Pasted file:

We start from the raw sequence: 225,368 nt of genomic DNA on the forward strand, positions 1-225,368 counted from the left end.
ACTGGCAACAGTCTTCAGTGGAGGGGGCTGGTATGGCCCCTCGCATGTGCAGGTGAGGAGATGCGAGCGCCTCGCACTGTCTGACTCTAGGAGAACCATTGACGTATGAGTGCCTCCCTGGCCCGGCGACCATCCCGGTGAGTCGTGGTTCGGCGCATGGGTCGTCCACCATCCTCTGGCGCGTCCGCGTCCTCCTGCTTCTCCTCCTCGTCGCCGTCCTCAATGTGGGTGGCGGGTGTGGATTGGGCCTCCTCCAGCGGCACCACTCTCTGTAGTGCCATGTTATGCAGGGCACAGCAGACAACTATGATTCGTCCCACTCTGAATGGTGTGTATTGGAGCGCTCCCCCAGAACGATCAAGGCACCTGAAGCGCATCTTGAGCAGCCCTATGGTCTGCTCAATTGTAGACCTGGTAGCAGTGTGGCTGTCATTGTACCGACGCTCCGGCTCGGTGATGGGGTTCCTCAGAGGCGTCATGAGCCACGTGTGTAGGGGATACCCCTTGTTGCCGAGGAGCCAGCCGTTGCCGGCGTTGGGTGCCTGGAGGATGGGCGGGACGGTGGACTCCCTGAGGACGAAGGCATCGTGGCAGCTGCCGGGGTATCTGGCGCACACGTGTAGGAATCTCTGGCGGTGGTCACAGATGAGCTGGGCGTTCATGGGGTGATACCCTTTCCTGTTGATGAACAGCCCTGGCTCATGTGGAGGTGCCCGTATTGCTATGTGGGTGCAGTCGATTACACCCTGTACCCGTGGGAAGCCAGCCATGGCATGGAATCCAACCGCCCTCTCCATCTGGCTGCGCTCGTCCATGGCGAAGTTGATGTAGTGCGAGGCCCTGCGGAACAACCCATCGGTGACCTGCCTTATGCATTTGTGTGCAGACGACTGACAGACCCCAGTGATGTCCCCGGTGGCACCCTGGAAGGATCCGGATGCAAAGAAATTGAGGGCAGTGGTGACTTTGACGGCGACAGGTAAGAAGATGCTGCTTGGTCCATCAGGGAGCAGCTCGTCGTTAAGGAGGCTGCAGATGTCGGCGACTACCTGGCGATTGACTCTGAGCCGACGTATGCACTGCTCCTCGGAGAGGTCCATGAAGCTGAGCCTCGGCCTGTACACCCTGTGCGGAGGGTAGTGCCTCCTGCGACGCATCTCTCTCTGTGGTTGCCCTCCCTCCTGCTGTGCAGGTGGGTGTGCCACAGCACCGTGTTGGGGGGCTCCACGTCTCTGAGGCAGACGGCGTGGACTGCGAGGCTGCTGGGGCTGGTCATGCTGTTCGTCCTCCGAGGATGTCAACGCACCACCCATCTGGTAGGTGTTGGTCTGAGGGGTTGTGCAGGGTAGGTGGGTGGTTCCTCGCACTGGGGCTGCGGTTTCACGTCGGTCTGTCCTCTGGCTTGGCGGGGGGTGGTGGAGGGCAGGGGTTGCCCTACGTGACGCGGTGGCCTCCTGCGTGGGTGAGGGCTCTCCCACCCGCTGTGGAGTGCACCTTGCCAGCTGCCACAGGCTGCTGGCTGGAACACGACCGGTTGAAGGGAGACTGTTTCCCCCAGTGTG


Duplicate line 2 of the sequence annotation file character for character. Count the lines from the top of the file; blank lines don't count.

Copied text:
ACTGGCAACAGTCTTCAGTGGAGGGGGCTGGTATGGCCCCTCGCATGTGCAGGTGAGGAGATGCGAGCGCCTCGCACTGTCTGACTCTAGGAGAACCATTGACGTATGAGTGCCTCCCTGGCCCGGCGACCATCCCGGTGAGTCGTGGTTCGGCGCATGGGTCGTCCACCATCCTCTGGCGCGTCCGCGTCCTCCTGCTTCTCCTCCTCGTCGCCGTCCTCAATGTGGGTGGCGGGTGTGGATTGGGCCTCCTCCAGCGGCACCACTCTCTGTAGTGCCATGTTATGCAGGGCACAGCAGACAACTATGATTCGTCCCACTCTGAATGGTGTGTATTGGAGCGCTCCCCCAGAACGATCAAGGCACCTGAAGCGCATCTTGAGCAGCCCTATGGTCTGCTCAATTGTAGACCTGGTAGCAGTGTGGCTGTCATTGTACCGACGCTCCGGCTCGGTGATGGGGTTCCTCAGAGGCGTCATGAGCCACGTGTGTAGGGGATACCCCTTGTTGCCGAGGAGCCAGCCGTTGCCGGCGTTGGGTGCCTGGAGGATGGGCGGGACGGTGGACTCCCTGAGGACGAAGGCATCGTGGCAGCTGCCGGGGTATCTGGCGCACACGTGTAGGAATCTCTGGCGGTGGTCACAGATGAGCTGGGCGTTCATGGGGTGATACCCTTTCCTGTTGATGAACAGCCCTGGCTCATGTGGAGGTGCCCGTATTGCTATGTGGGTGCAGTCGATTACACCCTGTACCCGTGGGAAGCCAGCCATGGCATGGAATCCAACCGCCCTCTCCATCTGGCTGCGCTCGTCCATGGCGAAGTTGATGTAGTGCGAGGCCCTGCGGAACAACCCATCGGTGACCTGCCTTATGCATTTGTGTGCAGACGACTGACAGACCCCAGTGATGTCCCCGGTGGCACCCTGGAAGGATCCGGATGCAAAGAAATTGAGGGCAGTGGTGACTTTGACGGCGACAGGTAAGAAGATGCTGCTTGGTCCATCAGGGAGCAGCTCGTCGTTAAGGAGGCTGCAGATGTCGGCGACTACCTGGCGATTGACTCTGAGCCGACGTATGCACTGCTCCTCGGAGAGGTCCATGAAGCTGAGCCTCGGCCTGTACACCCTGTGCGGAGGGTAGTGCCTCCTGCGACGCATCTCTCTCTGTGGTTGCCCTCCCTCCTGCTGTGCAGGTGGGTGTGCCACAGCACCGTGTTGGGGGGCTCCACGTCTCTGAGGCAGACGGCGTGGACTGCGAGGCTGCTGGGGCTGGTCATGCTGTTCGTCCTCCGAGGATGTCAACGCACCACCCATCTGGTAGGTGTTGGTCTGAGGGGTTGTGCAGGGTAGGTGGGTGGTTCCTCGCACTGGGGCTGCGGTTTCACGTCGGTCTGTCCTCTGGCTTGGCGGGGGGTGGTGGAGGGCAGGGGTTGCCCTACGTGACGCGGTGGCCTCCTGCGTGGGTGAGGGCTCTCCCACCCGCTGTGGAGTGCACCTTGCCAGCTGCCACAGGCTGCTGGCTGGAACACGACCGGTTGAAGGGAGACTGTTTCCCCCAGTGTG